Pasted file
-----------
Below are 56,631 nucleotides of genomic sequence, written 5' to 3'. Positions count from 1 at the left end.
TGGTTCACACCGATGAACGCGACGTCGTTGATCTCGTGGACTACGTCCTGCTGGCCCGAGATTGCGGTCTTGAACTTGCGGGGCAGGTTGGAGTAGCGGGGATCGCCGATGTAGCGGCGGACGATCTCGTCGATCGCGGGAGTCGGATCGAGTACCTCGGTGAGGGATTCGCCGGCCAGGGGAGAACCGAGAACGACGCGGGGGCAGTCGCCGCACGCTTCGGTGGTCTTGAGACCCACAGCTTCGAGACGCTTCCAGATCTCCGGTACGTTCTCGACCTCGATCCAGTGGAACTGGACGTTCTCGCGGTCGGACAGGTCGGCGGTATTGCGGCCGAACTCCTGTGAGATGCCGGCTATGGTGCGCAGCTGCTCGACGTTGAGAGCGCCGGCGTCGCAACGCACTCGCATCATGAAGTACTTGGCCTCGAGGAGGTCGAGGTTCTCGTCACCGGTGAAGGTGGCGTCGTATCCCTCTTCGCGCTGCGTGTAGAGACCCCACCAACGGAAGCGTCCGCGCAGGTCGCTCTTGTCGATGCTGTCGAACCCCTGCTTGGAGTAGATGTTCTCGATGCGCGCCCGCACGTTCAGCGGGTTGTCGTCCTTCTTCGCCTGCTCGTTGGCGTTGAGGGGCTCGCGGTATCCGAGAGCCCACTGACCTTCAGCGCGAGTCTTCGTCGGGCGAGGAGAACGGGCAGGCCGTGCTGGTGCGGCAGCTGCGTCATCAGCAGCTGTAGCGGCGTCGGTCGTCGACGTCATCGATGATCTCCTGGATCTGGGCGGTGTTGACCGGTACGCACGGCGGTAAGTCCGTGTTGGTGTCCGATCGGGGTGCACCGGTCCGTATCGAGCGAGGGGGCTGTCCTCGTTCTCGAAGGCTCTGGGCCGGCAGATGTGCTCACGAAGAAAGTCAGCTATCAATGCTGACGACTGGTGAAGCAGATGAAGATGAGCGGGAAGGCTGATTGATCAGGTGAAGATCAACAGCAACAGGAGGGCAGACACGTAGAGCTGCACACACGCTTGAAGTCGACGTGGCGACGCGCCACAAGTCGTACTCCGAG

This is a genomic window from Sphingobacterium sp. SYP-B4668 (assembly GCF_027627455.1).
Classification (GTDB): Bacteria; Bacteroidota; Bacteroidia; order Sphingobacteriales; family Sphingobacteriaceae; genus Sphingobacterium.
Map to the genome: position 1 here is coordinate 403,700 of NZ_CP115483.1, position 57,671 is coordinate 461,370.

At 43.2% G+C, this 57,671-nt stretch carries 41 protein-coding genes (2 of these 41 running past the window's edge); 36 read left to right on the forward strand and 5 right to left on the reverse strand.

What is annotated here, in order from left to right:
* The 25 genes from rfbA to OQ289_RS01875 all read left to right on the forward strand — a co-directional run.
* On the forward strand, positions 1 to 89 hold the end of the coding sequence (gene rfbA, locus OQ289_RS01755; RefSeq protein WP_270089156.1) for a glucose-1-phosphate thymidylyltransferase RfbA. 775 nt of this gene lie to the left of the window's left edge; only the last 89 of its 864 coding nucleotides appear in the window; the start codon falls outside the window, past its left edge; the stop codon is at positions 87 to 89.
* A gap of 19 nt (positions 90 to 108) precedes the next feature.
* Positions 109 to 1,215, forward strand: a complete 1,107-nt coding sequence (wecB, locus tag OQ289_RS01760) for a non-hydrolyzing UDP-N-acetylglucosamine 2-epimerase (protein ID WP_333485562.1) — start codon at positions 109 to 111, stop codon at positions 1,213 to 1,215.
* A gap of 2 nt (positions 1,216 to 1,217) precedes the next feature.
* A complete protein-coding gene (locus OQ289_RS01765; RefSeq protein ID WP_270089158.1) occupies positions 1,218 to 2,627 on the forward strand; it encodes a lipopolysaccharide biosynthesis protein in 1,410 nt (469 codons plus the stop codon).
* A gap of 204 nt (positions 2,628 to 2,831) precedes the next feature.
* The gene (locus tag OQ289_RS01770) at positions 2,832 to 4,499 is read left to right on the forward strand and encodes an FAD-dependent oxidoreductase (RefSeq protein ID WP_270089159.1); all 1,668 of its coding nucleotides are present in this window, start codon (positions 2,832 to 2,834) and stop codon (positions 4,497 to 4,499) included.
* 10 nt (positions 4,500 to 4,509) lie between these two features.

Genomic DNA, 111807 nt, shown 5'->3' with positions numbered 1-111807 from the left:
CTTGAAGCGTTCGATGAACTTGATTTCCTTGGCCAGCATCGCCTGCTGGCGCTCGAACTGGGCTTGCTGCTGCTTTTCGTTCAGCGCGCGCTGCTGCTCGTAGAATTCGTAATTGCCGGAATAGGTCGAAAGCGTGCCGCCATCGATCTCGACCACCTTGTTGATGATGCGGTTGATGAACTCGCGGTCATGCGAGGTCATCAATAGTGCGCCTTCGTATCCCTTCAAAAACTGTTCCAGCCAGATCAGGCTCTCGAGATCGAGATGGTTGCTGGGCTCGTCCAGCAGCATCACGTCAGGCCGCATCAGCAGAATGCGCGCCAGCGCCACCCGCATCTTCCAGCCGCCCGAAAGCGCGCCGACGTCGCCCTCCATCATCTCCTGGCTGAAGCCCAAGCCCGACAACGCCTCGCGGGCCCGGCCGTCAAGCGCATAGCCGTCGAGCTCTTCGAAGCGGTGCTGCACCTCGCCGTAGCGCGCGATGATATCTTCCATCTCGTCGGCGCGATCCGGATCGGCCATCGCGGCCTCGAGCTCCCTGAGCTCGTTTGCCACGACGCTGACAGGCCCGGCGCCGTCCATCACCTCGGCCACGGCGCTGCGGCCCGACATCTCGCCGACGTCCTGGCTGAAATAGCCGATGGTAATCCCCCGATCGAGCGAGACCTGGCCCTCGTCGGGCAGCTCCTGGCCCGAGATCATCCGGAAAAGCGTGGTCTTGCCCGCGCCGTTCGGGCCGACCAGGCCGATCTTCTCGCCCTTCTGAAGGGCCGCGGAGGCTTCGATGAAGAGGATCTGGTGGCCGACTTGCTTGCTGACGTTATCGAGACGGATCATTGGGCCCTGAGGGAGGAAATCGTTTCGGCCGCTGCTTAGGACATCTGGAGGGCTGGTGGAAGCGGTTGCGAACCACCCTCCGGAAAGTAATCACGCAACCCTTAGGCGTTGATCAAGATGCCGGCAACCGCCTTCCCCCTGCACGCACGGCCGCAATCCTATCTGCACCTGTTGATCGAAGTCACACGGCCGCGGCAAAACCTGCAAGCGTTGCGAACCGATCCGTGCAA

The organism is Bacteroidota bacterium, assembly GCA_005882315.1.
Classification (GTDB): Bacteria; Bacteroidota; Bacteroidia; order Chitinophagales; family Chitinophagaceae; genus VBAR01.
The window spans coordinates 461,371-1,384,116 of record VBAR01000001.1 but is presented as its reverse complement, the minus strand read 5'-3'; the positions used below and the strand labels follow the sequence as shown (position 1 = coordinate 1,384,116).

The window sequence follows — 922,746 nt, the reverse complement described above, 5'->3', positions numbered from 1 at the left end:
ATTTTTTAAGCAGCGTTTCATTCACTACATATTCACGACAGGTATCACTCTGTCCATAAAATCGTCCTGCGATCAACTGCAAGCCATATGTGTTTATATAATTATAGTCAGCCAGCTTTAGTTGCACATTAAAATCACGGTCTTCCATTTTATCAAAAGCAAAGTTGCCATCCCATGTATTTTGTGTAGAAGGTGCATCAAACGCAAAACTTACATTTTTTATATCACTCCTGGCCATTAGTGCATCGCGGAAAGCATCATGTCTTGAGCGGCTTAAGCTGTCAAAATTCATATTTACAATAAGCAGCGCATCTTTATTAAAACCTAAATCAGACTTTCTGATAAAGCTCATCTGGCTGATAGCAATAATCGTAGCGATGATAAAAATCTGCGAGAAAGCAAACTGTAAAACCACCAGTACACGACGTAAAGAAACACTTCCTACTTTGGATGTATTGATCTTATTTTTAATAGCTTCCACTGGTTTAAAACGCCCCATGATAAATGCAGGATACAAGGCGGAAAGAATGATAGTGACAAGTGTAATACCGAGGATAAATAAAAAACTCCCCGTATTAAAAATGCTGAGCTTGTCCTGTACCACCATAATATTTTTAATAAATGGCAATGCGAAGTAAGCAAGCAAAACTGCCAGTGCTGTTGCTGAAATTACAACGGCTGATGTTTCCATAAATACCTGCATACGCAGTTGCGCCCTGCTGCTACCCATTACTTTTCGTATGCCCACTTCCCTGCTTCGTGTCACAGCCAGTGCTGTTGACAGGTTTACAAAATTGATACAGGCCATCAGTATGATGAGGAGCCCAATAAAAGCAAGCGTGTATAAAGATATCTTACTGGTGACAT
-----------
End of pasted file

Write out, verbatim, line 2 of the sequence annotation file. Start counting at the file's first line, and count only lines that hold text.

TGGTTCACACCGATGAACGCGACGTCGTTGATCTCGTGGACTACGTCCTGCTGGCCCGAGATTGCGGTCTTGAACTTGCGGGGCAGGTTGGAGTAGCGGGGATCGCCGATGTAGCGGCGGACGATCTCGTCGATCGCGGGAGTCGGATCGAGTACCTCGGTGAGGGATTCGCCGGCCAGGGGAGAACCGAGAACGACGCGGGGGCAGTCGCCGCACGCTTCGGTGGTCTTGAGACCCACAGCTTCGAGACGCTTCCAGATCTCCGGTACGTTCTCGACCTCGATCCAGTGGAACTGGACGTTCTCGCGGTCGGACAGGTCGGCGGTATTGCGGCCGAACTCCTGTGAGATGCCGGCTATGGTGCGCAGCTGCTCGACGTTGAGAGCGCCGGCGTCGCAACGCACTCGCATCATGAAGTACTTGGCCTCGAGGAGGTCGAGGTTCTCGTCACCGGTGAAGGTGGCGTCGTATCCCTCTTCGCGCTGCGTGTAGAGACCCCACCAACGGAAGCGTCCGCGCAGGTCGCTCTTGTCGATGCTGTCGAACCCCTGCTTGGAGTAGATGTTCTCGATGCGCGCCCGCACGTTCAGCGGGTTGTCGTCCTTCTTCGCCTGCTCGTTGGCGTTGAGGGGCTCGCGGTATCCGAGAGCCCACTGACCTTCAGCGCGAGTCTTCGTCGGGCGAGGAGAACGGGCAGGCCGTGCTGGTGCGGCAGCTGCGTCATCAGCAGCTGTAGCGGCGTCGGTCGTCGACGTCATCGATGATCTCCTGGATCTGGGCGGTGTTGACCGGTACGCACGGCGGTAAGTCCGTGTTGGTGTCCGATCGGGGTGCACCGGTCCGTATCGAGCGAGGGGGCTGTCCTCGTTCTCGAAGGCTCTGGGCCGGCAGATGTGCTCACGAAGAAAGTCAGCTATCAATGCTGACGACTGGTGAAGCAGATGAAGATGAGCGGGAAGGCTGATTGATCAGGTGAAGATCAACAGCAACAGGAGGGCAGACACGTAGAGCTGCACACACGCTTGAAGTCGACGTGGCGACGCGCCACAAGTCGTACTCCGAG